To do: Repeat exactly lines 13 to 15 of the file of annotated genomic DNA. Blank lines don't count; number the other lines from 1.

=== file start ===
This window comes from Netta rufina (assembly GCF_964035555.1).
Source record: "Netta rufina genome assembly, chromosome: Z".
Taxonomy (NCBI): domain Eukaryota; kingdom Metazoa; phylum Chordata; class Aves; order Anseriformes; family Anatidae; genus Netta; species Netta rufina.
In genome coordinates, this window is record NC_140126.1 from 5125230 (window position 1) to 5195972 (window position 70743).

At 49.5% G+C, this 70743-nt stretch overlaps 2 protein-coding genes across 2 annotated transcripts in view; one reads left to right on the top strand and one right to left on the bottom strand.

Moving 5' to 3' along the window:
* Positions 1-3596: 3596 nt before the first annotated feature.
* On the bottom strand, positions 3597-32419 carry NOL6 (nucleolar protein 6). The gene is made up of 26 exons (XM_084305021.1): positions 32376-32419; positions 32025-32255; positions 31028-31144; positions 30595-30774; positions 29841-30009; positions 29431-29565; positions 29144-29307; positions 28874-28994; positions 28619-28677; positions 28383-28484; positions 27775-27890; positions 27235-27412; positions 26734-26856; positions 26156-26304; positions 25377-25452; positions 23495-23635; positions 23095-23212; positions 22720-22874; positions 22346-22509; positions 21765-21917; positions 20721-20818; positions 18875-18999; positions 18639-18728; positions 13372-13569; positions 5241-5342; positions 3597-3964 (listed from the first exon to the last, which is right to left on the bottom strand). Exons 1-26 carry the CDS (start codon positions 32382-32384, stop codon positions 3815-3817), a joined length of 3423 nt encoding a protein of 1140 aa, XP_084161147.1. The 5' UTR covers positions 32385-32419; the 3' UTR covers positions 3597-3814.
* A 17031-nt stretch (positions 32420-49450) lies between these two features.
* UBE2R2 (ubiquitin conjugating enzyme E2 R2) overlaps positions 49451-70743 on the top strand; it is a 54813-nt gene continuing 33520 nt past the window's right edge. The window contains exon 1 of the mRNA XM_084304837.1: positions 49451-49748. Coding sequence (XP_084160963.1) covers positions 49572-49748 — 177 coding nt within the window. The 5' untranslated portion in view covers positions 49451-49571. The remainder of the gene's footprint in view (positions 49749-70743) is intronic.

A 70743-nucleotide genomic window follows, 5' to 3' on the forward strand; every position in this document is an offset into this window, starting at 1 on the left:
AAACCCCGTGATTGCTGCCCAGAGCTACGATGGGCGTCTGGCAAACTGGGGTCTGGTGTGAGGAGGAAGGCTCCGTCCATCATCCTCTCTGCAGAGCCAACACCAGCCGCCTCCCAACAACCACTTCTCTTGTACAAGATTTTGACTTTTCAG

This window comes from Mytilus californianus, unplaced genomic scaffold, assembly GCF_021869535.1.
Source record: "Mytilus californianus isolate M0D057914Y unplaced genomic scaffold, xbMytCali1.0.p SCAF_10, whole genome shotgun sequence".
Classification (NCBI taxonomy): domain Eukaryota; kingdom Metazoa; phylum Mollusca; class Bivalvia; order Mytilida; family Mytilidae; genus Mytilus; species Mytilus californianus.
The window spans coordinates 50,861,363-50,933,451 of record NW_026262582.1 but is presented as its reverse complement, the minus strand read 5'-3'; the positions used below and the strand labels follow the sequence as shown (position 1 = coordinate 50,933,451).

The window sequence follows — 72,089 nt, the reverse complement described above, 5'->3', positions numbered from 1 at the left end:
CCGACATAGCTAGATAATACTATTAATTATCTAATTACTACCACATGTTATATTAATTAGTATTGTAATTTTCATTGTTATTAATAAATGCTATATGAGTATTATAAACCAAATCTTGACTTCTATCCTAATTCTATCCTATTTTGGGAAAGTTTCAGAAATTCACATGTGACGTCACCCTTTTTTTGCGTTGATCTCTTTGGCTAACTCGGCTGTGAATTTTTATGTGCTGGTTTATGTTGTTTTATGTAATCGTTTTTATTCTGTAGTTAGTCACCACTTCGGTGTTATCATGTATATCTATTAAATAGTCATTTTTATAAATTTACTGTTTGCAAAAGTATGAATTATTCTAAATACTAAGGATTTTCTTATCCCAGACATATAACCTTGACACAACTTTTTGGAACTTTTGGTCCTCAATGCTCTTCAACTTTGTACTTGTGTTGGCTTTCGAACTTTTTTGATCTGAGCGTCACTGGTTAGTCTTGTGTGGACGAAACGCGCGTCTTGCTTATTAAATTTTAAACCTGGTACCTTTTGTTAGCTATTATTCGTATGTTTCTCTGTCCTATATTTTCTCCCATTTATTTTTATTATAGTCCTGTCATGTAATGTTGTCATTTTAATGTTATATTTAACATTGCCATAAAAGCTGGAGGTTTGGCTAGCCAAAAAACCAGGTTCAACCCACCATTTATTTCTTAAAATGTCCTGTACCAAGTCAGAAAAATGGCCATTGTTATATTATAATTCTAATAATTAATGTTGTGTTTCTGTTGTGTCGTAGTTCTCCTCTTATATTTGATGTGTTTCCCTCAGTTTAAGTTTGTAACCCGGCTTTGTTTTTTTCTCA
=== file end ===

This window comes from Mytilus californianus, unplaced genomic scaffold, assembly GCF_021869535.1.
Source record: "Mytilus californianus isolate M0D057914Y unplaced genomic scaffold, xbMytCali1.0.p SCAF_10, whole genome shotgun sequence".
Classification (NCBI taxonomy): domain Eukaryota; kingdom Metazoa; phylum Mollusca; class Bivalvia; order Mytilida; family Mytilidae; genus Mytilus; species Mytilus californianus.